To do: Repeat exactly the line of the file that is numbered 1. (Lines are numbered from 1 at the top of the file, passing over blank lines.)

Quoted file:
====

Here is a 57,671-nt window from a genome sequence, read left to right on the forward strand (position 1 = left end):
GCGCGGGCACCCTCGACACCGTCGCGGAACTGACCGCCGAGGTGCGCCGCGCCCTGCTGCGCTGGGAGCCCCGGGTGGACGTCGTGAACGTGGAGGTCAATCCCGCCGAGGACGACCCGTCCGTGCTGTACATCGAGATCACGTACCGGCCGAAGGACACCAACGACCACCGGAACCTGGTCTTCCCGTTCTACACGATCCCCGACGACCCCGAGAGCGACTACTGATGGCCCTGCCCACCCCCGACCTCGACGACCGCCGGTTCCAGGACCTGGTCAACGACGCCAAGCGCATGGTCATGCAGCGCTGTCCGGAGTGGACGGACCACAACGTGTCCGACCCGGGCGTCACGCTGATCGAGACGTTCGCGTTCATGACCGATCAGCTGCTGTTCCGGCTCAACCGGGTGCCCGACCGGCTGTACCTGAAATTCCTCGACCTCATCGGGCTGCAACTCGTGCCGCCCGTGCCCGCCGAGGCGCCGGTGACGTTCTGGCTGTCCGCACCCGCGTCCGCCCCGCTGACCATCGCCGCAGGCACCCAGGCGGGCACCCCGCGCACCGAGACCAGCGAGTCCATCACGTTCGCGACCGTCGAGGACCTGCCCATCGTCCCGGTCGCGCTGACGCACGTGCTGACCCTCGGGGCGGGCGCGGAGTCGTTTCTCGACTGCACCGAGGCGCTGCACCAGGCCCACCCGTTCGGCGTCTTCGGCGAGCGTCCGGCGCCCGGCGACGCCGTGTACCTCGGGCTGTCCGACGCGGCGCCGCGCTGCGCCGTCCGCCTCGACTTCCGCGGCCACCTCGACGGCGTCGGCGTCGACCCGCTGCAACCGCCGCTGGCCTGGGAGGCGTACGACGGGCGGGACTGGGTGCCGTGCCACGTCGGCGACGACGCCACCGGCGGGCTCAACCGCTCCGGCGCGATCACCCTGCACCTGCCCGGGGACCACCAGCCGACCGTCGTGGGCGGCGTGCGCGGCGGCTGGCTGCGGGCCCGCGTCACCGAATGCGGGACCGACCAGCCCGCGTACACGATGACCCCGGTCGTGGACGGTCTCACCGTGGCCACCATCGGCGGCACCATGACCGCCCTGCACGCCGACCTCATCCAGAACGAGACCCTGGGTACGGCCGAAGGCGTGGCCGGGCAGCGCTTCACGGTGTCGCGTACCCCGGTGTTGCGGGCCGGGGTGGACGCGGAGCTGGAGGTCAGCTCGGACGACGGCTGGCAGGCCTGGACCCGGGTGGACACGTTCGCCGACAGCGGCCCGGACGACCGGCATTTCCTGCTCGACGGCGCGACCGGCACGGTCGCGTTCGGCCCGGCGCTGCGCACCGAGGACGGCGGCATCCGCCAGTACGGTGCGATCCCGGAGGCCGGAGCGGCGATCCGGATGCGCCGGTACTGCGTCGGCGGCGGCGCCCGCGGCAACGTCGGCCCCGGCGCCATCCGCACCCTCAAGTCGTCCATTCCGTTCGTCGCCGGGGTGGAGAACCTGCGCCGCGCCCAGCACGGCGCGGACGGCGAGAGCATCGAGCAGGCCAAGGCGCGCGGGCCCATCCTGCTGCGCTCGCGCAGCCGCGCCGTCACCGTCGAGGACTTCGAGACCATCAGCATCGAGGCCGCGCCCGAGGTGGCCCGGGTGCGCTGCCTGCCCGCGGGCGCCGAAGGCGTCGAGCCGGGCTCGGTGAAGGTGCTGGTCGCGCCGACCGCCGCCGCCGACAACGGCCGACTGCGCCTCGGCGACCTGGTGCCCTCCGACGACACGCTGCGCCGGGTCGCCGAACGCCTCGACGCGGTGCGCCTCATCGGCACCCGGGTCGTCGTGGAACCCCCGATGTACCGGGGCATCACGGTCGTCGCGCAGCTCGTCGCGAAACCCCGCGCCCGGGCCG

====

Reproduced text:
Here is a 57,671-nt window from a genome sequence, read left to right on the forward strand (position 1 = left end):